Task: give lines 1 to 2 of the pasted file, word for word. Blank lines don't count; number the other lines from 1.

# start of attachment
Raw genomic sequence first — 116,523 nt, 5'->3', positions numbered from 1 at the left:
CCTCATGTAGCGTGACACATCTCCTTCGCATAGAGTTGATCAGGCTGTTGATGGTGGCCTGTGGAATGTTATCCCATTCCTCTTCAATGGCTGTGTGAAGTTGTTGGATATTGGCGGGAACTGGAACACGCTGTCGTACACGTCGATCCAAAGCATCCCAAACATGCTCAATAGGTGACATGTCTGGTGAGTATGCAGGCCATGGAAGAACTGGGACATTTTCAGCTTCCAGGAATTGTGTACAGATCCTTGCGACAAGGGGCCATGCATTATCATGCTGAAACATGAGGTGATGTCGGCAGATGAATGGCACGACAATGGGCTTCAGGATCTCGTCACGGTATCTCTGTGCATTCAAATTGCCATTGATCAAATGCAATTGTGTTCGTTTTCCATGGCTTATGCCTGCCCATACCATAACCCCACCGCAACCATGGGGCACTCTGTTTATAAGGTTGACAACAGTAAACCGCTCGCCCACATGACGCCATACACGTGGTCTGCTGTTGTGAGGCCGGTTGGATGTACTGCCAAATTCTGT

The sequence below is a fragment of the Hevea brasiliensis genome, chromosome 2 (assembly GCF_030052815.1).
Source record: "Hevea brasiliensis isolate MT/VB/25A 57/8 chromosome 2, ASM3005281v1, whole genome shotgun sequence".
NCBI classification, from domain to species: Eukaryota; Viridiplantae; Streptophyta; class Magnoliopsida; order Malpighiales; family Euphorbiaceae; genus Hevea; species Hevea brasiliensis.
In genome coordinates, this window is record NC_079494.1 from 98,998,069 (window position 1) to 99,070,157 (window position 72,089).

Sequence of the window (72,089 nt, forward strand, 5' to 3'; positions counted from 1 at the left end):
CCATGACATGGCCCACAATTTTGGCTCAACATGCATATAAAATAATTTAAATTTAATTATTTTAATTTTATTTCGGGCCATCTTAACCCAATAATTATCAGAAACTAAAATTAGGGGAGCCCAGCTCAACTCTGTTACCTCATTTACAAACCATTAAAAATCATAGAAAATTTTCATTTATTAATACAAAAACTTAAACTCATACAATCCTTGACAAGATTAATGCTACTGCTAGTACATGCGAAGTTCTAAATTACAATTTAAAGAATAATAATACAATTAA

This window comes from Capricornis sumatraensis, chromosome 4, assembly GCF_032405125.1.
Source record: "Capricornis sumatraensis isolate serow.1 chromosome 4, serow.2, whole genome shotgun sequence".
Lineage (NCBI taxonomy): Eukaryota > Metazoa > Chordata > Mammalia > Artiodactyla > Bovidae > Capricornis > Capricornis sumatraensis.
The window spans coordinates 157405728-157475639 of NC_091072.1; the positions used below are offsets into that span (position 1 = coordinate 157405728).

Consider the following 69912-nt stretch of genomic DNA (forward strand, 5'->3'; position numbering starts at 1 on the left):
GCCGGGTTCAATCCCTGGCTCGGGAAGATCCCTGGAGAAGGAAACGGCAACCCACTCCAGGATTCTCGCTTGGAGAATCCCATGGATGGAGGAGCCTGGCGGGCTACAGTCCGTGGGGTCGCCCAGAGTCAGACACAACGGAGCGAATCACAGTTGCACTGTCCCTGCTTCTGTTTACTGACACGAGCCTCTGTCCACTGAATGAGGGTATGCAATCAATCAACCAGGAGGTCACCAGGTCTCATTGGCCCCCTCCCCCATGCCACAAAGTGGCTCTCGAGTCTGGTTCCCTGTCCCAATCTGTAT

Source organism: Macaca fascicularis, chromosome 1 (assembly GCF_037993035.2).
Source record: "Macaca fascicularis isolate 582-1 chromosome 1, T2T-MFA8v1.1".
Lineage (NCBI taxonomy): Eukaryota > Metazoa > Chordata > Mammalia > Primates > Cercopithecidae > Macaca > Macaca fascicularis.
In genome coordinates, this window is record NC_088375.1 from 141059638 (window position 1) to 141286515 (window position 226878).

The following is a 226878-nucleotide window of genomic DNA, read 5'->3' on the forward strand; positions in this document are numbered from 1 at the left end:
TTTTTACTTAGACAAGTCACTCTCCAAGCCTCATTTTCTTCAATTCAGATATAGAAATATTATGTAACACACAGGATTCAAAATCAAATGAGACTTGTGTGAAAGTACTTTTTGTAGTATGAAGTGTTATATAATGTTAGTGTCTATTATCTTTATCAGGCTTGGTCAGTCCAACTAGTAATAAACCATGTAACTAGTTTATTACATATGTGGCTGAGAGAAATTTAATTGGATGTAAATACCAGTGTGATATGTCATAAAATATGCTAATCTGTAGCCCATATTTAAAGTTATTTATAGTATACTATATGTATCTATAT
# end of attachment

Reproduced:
Raw genomic sequence first — 116,523 nt, 5'->3', positions numbered from 1 at the left:
CCTCATGTAGCGTGACACATCTCCTTCGCATAGAGTTGATCAGGCTGTTGATGGTGGCCTGTGGAATGTTATCCCATTCCTCTTCAATGGCTGTGTGAAGTTGTTGGATATTGGCGGGAACTGGAACACGCTGTCGTACACGTCGATCCAAAGCATCCCAAACATGCTCAATAGGTGACATGTCTGGTGAGTATGCAGGCCATGGAAGAACTGGGACATTTTCAGCTTCCAGGAATTGTGTACAGATCCTTGCGACAAGGGGCCATGCATTATCATGCTGAAACATGAGGTGATGTCGGCAGATGAATGGCACGACAATGGGCTTCAGGATCTCGTCACGGTATCTCTGTGCATTCAAATTGCCATTGATCAAATGCAATTGTGTTCGTTTTCCATGGCTTATGCCTGCCCATACCATAACCCCACCGCAACCATGGGGCACTCTGTTTATAAGGTTGACAACAGTAAACCGCTCGCCCACATGACGCCATACACGTGGTCTGCTGTTGTGAGGCCGGTTGGATGTACTGCCAAATTCTGT